Gone Again, Ptarmigan
Reviewed: May 23, 2003
By: Story by Jonathan London, illustrated by Jon Van Zyle
Publisher: National Geographic Society
32 Pages, $24.95
In Gone Again, Ptarmigan, London and Van Zyle capture
a full cycle of the seasons of the north by focussing on the activities of
the ptarmigan. or snow grouse.
Each two page spread is a stage in the ptarmiganís annual migration
pattern, and also an encounter with some sort of furry death which might
have closed in on the lucky birds if something else hadnít been taken first.
The story begins in winter, when a lynx has to chose between
a snowshoe hair and a snow-coloured ptarmigan, which explodes from hiding
in a startling whirl of flakes and feathers. In fairly short order the members
of the flock have been menaced by and have escaped an owl, a weasel, a wolverine,
a grizzly, a fox and another wolf, each predator representing another stage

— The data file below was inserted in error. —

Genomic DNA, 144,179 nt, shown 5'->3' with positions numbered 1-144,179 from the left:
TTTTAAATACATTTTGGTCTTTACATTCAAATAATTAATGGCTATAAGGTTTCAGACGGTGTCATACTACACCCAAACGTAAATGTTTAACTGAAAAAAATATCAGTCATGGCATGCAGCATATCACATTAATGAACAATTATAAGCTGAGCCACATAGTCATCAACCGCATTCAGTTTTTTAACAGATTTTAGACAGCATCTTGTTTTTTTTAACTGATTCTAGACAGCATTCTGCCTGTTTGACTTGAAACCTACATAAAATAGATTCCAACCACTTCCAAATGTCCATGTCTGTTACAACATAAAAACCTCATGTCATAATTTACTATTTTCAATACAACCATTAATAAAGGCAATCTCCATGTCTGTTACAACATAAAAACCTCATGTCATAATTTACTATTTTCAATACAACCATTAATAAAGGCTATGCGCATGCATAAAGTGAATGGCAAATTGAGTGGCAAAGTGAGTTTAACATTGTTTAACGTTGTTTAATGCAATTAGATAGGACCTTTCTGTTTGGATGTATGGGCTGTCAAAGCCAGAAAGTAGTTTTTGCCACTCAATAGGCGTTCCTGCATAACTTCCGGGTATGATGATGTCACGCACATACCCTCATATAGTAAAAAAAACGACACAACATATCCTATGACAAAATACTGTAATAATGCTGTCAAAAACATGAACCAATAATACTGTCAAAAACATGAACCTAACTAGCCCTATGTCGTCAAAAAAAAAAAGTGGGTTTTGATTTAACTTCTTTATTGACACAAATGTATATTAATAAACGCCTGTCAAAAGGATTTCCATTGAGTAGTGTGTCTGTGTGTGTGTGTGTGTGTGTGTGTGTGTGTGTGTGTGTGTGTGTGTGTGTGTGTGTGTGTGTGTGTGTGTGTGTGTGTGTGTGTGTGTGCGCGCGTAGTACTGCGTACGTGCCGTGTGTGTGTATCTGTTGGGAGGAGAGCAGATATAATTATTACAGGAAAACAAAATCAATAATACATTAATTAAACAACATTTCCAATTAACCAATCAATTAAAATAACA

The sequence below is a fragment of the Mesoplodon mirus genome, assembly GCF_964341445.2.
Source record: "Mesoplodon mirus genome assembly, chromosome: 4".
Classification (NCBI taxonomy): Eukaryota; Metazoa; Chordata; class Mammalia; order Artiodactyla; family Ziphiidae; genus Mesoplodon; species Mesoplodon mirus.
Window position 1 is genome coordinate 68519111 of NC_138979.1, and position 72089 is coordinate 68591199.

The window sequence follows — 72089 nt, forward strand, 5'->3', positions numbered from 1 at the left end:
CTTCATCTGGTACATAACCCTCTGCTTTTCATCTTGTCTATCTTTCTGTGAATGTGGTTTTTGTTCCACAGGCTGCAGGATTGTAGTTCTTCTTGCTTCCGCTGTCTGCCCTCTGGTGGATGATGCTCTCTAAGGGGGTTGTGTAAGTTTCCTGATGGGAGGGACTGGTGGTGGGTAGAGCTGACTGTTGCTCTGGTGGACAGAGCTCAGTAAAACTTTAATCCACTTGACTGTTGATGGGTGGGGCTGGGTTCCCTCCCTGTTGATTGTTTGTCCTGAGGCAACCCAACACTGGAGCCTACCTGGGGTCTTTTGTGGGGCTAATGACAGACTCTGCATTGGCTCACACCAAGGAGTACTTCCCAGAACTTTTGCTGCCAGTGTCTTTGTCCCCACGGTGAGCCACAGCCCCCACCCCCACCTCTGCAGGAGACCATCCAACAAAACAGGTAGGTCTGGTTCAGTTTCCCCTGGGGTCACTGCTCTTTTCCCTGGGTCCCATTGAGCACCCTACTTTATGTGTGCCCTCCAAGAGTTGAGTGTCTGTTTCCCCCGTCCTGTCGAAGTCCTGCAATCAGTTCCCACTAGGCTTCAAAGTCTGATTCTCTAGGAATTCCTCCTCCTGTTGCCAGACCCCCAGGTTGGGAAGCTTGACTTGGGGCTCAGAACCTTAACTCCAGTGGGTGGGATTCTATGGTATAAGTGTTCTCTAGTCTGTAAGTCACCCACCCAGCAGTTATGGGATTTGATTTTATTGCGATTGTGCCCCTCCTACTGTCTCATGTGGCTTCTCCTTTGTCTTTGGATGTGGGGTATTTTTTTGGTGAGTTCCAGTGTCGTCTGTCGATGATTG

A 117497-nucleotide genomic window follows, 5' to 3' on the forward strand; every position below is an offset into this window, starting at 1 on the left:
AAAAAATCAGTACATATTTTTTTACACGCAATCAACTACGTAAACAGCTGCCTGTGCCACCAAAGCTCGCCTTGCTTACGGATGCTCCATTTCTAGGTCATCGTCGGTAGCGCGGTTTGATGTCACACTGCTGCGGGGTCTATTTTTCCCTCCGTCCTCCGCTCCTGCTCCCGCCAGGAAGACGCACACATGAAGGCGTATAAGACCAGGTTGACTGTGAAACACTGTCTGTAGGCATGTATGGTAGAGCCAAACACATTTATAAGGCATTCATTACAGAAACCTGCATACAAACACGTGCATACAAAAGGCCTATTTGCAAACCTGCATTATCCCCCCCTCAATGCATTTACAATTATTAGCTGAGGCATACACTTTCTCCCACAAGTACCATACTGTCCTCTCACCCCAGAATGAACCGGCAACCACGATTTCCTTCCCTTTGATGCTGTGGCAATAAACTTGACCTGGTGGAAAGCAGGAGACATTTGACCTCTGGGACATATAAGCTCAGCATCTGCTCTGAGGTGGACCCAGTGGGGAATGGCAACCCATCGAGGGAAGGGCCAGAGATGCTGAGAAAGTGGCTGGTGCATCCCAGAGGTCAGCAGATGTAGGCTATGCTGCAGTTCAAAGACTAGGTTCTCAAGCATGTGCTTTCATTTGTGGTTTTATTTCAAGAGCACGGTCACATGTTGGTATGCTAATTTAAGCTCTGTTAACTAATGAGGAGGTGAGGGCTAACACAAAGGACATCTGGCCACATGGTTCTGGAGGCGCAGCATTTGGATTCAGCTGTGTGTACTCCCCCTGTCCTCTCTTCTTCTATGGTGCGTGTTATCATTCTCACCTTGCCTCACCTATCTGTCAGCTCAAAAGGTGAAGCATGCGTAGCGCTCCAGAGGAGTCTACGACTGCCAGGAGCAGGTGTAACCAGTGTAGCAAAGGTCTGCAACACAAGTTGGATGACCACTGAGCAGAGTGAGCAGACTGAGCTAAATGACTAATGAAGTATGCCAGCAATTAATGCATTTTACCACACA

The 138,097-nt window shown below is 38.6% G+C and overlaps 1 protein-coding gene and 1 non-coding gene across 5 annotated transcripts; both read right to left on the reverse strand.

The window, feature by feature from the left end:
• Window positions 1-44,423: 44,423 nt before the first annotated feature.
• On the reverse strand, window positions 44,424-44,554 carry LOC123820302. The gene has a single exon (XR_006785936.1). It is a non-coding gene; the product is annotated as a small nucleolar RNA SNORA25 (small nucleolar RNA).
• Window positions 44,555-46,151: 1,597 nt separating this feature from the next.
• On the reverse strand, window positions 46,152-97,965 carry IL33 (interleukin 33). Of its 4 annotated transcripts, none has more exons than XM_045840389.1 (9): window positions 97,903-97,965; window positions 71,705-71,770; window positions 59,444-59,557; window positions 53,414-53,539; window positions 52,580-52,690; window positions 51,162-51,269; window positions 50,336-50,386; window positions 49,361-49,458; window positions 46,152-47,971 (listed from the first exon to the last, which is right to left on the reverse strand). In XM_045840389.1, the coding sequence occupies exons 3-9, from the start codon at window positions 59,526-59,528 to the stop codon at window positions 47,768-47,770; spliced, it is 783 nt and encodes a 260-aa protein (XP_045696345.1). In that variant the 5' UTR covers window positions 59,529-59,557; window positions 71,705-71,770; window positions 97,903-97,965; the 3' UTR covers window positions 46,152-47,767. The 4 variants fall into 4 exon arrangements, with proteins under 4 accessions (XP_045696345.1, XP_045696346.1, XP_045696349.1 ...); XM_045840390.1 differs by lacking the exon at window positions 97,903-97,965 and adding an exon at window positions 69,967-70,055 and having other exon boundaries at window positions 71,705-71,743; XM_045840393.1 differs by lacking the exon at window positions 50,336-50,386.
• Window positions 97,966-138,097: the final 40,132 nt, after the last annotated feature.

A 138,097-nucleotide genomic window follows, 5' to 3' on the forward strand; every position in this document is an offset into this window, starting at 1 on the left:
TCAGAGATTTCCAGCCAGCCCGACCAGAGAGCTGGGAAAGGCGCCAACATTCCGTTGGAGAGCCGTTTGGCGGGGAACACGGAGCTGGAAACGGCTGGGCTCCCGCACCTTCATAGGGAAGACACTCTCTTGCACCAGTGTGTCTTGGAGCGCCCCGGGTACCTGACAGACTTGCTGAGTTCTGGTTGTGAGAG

in the birdsí annual cycle.
Every section ends with the words from the title, which become
a kind of chant as each danger is left behind.
Inset paintings on some of the pages show details or may reveal
some other creature we hadnít noticed. The final double page at the end of
the story is a naturalistís account of the Alaskaís official state bird.
A map shows where it lives and the text explains some of the movement and
colour changes that happen in the story.
The text has that repetitive flavour which works so well in this
kind of story, and the illustrations are both naturalistic and full of feeling.